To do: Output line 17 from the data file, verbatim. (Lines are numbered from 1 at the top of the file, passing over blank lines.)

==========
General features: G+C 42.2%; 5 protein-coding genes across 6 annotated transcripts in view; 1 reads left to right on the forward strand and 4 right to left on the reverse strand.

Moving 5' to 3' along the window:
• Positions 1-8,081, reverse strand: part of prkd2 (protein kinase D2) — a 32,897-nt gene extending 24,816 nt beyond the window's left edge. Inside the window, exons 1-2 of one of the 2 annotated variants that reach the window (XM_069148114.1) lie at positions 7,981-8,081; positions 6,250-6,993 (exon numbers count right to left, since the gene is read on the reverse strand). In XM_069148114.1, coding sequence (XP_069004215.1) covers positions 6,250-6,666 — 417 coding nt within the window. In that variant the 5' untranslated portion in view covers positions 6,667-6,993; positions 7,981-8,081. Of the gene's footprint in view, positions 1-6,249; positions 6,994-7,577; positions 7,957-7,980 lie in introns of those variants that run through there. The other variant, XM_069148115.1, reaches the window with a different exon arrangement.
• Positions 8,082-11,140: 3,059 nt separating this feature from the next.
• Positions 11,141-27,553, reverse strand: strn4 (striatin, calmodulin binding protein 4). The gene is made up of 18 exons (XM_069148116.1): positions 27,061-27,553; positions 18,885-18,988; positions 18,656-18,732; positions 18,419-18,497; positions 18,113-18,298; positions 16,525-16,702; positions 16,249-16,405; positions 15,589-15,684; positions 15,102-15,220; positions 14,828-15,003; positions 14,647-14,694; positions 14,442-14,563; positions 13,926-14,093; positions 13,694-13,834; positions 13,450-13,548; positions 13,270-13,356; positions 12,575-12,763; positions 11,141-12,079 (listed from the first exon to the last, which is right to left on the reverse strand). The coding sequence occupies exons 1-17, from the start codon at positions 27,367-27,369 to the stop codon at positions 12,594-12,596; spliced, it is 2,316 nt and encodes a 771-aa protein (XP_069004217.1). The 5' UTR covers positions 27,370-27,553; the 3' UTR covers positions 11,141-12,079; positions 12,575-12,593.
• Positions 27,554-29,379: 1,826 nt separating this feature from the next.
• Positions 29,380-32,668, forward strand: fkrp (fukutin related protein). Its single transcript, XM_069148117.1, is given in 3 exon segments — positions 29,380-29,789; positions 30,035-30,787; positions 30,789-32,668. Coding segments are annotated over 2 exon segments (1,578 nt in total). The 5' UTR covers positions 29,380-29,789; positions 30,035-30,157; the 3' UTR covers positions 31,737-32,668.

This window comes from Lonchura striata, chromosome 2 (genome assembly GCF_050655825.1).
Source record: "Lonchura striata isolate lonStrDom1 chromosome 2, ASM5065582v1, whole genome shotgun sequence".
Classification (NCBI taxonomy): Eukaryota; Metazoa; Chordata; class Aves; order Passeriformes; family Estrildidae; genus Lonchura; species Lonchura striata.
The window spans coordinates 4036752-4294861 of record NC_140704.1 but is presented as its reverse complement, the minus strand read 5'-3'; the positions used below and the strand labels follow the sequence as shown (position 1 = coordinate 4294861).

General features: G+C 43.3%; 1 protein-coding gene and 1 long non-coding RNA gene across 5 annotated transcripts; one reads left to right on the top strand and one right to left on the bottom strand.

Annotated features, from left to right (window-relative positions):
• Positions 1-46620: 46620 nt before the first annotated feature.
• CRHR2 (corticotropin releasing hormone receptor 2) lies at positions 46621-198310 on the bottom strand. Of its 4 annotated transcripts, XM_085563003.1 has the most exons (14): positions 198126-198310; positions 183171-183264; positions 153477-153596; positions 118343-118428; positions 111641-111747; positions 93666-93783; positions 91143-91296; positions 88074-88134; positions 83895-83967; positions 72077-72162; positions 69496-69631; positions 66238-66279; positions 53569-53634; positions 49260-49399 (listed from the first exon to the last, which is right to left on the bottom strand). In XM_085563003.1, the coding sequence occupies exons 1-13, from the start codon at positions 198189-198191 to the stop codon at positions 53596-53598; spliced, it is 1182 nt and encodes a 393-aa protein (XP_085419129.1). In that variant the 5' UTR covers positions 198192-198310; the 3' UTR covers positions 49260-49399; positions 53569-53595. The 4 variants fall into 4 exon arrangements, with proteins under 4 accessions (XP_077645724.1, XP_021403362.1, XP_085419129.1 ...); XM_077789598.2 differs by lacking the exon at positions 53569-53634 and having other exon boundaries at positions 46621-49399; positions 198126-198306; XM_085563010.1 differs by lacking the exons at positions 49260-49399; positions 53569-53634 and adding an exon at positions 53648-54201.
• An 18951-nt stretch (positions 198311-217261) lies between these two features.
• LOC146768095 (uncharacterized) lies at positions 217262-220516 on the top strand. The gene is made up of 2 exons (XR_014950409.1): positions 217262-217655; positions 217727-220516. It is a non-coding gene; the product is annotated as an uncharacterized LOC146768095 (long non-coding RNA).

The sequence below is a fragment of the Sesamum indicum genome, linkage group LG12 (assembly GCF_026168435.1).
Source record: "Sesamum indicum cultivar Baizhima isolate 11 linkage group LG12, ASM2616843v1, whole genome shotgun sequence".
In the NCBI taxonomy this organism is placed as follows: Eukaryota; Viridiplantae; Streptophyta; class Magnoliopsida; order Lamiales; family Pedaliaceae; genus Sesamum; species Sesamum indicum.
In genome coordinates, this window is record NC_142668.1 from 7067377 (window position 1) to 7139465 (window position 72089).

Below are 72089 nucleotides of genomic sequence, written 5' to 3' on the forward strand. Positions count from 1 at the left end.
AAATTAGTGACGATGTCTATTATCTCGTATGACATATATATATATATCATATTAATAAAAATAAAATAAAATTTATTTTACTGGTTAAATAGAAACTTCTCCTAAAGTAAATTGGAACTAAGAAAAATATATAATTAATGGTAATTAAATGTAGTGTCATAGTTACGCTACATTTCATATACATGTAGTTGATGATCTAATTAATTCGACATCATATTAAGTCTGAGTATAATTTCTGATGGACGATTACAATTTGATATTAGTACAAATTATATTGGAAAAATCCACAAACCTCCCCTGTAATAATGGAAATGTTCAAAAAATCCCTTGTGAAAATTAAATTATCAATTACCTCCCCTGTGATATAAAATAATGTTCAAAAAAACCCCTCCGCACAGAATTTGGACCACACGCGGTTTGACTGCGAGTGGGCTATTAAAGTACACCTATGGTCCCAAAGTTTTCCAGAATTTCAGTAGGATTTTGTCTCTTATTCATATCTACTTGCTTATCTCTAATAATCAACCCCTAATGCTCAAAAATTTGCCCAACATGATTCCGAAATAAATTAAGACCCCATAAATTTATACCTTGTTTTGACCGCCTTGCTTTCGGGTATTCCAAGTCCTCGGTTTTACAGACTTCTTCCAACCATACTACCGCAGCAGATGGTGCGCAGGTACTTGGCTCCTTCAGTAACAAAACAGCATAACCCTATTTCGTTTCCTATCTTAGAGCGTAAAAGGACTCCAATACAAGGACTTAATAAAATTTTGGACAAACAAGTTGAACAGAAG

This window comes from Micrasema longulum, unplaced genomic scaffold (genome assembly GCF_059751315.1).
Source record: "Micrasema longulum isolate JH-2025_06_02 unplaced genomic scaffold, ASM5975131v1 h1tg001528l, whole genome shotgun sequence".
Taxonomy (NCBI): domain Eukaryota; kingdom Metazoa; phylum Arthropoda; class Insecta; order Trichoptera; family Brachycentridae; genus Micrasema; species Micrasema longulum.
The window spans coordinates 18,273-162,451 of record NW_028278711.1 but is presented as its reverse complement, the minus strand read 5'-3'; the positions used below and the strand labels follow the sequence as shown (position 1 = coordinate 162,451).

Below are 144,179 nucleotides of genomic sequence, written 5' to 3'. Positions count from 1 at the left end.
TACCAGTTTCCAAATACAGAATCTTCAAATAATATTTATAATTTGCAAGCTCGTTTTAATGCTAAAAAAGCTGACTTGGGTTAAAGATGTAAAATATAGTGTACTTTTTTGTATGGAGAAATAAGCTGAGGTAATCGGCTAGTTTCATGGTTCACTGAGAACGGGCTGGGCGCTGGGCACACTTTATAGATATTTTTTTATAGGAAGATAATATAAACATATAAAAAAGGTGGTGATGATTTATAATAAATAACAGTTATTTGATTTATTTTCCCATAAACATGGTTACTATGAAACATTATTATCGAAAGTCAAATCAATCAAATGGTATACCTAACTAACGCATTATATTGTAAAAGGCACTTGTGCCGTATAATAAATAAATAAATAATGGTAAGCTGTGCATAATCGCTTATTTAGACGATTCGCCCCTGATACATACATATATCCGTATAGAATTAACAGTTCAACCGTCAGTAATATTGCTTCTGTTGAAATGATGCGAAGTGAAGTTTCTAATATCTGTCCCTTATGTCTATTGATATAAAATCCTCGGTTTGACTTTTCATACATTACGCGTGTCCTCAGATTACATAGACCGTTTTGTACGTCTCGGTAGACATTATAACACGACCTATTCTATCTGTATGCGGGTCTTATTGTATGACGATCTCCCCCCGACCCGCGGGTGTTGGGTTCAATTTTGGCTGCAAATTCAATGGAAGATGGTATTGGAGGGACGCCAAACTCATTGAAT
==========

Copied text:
• LOC146768095 (uncharacterized) lies at positions 217262-220516 on the top strand. The gene is made up of 2 exons (XR_014950409.1): positions 217262-217655; positions 217727-220516. It is a non-coding gene; the product is annotated as an uncharacterized LOC146768095 (long non-coding RNA).